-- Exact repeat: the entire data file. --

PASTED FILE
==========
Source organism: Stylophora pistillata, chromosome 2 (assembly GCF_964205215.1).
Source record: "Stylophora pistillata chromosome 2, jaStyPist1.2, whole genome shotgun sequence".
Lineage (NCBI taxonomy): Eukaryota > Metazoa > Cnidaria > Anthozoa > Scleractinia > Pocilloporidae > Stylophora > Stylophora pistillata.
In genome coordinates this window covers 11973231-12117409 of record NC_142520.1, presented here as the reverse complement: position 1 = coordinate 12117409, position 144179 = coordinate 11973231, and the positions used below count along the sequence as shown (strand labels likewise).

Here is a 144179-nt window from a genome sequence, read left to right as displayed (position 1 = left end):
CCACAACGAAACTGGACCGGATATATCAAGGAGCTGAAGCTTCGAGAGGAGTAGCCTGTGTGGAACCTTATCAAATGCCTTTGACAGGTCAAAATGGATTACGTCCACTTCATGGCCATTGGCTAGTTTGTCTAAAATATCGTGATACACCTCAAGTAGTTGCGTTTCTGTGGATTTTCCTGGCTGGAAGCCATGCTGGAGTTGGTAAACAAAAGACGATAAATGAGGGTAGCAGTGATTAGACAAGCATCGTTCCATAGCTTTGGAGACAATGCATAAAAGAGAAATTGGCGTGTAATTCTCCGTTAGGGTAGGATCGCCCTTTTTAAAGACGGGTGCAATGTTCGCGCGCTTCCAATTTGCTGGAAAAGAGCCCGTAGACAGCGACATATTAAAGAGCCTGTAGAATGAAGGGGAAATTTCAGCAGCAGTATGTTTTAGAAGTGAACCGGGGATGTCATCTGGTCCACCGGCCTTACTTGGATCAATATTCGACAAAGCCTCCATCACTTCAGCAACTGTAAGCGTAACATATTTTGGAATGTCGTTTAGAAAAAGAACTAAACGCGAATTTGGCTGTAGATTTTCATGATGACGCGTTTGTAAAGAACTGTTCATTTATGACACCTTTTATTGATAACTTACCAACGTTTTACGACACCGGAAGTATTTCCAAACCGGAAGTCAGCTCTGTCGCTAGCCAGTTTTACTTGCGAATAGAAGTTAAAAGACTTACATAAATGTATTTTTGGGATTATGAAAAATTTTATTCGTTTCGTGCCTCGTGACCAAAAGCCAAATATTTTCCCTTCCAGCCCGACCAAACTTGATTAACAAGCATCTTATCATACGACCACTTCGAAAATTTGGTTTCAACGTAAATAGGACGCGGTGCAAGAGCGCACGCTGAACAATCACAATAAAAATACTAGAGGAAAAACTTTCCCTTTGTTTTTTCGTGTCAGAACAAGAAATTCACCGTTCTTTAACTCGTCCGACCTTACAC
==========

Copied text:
Source organism: Stylophora pistillata, chromosome 2 (assembly GCF_964205215.1).
Source record: "Stylophora pistillata chromosome 2, jaStyPist1.2, whole genome shotgun sequence".
Lineage (NCBI taxonomy): Eukaryota > Metazoa > Cnidaria > Anthozoa > Scleractinia > Pocilloporidae > Stylophora > Stylophora pistillata.
In genome coordinates this window covers 11973231-12117409 of record NC_142520.1, presented here as the reverse complement: position 1 = coordinate 12117409, position 144179 = coordinate 11973231, and the positions used below count along the sequence as shown (strand labels likewise).

Here is a 144179-nt window from a genome sequence, read left to right as displayed (position 1 = left end):
CCACAACGAAACTGGACCGGATATATCAAGGAGCTGAAGCTTCGAGAGGAGTAGCCTGTGTGGAACCTTATCAAATGCCTTTGACAGGTCAAAATGGATTACGTCCACTTCATGGCCATTGGCTAGTTTGTCTAAAATATCGTGATACACCTCAAGTAGTTGCGTTTCTGTGGATTTTCCTGGCTGGAAGCCATGCTGGAGTTGGTAAACAAAAGACGATAAATGAGGGTAGCAGTGATTAGACAAGCATCGTTCCATAGCTTTGGAGACAATGCATAAAAGAGAAATTGGCGTGTAATTCTCCGTTAGGGTAGGATCGCCCTTTTTAAAGACGGGTGCAATGTTCGCGCGCTTCCAATTTGCTGGAAAAGAGCCCGTAGACAGCGACATATTAAAGAGCCTGTAGAATGAAGGGGAAATTTCAGCAGCAGTATGTTTTAGAAGTGAACCGGGGATGTCATCTGGTCCACCGGCCTTACTTGGATCAATATTCGACAAAGCCTCCATCACTTCAGCAACTGTAAGCGTAACATATTTTGGAATGTCGTTTAGAAAAAGAACTAAACGCGAATTTGGCTGTAGATTTTCATGATGACGCGTTTGTAAAGAACTGTTCATTTATGACACCTTTTATTGATAACTTACCAACGTTTTACGACACCGGAAGTATTTCCAAACCGGAAGTCAGCTCTGTCGCTAGCCAGTTTTACTTGCGAATAGAAGTTAAAAGACTTACATAAATGTATTTTTGGGATTATGAAAAATTTTATTCGTTTCGTGCCTCGTGACCAAAAGCCAAATATTTTCCCTTCCAGCCCGACCAAACTTGATTAACAAGCATCTTATCATACGACCACTTCGAAAATTTGGTTTCAACGTAAATAGGACGCGGTGCAAGAGCGCACGCTGAACAATCACAATAAAAATACTAGAGGAAAAACTTTCCCTTTGTTTTTTCGTGTCAGAACAAGAAATTCACCGTTCTTTAACTCGTCCGACCTTACAC